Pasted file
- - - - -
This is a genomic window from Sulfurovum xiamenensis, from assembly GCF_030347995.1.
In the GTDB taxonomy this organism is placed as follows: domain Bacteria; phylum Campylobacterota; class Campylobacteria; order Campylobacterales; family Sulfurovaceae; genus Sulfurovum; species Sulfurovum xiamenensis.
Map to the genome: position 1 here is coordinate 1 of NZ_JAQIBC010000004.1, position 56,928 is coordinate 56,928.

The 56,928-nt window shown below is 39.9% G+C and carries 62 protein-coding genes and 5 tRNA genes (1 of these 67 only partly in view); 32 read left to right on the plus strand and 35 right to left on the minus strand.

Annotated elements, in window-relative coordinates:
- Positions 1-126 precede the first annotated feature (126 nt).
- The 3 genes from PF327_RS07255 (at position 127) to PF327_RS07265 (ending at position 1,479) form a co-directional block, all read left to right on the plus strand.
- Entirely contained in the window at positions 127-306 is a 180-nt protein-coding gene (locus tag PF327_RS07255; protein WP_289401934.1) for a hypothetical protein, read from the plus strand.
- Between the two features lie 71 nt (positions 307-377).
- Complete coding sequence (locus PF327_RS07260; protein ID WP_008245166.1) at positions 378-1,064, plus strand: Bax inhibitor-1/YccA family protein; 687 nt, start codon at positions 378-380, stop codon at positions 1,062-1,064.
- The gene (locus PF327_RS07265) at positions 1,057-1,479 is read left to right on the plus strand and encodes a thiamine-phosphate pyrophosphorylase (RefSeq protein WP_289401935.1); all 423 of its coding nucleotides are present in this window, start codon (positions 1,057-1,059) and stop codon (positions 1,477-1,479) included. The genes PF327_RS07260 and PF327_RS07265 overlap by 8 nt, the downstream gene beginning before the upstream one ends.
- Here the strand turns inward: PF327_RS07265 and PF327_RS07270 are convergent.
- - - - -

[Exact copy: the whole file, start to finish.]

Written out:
This is a genomic window from Sulfurovum xiamenensis, from assembly GCF_030347995.1.
In the GTDB taxonomy this organism is placed as follows: domain Bacteria; phylum Campylobacterota; class Campylobacteria; order Campylobacterales; family Sulfurovaceae; genus Sulfurovum; species Sulfurovum xiamenensis.
Map to the genome: position 1 here is coordinate 1 of NZ_JAQIBC010000004.1, position 56,928 is coordinate 56,928.

The 56,928-nt window shown below is 39.9% G+C and carries 62 protein-coding genes and 5 tRNA genes (1 of these 67 only partly in view); 32 read left to right on the plus strand and 35 right to left on the minus strand.

Annotated elements, in window-relative coordinates:
- Positions 1-126 precede the first annotated feature (126 nt).
- The 3 genes from PF327_RS07255 (at position 127) to PF327_RS07265 (ending at position 1,479) form a co-directional block, all read left to right on the plus strand.
- Entirely contained in the window at positions 127-306 is a 180-nt protein-coding gene (locus tag PF327_RS07255; protein WP_289401934.1) for a hypothetical protein, read from the plus strand.
- Between the two features lie 71 nt (positions 307-377).
- Complete coding sequence (locus PF327_RS07260; protein ID WP_008245166.1) at positions 378-1,064, plus strand: Bax inhibitor-1/YccA family protein; 687 nt, start codon at positions 378-380, stop codon at positions 1,062-1,064.
- The gene (locus PF327_RS07265) at positions 1,057-1,479 is read left to right on the plus strand and encodes a thiamine-phosphate pyrophosphorylase (RefSeq protein WP_289401935.1); all 423 of its coding nucleotides are present in this window, start codon (positions 1,057-1,059) and stop codon (positions 1,477-1,479) included. The genes PF327_RS07260 and PF327_RS07265 overlap by 8 nt, the downstream gene beginning before the upstream one ends.
- Here the strand turns inward: PF327_RS07265 and PF327_RS07270 are convergent.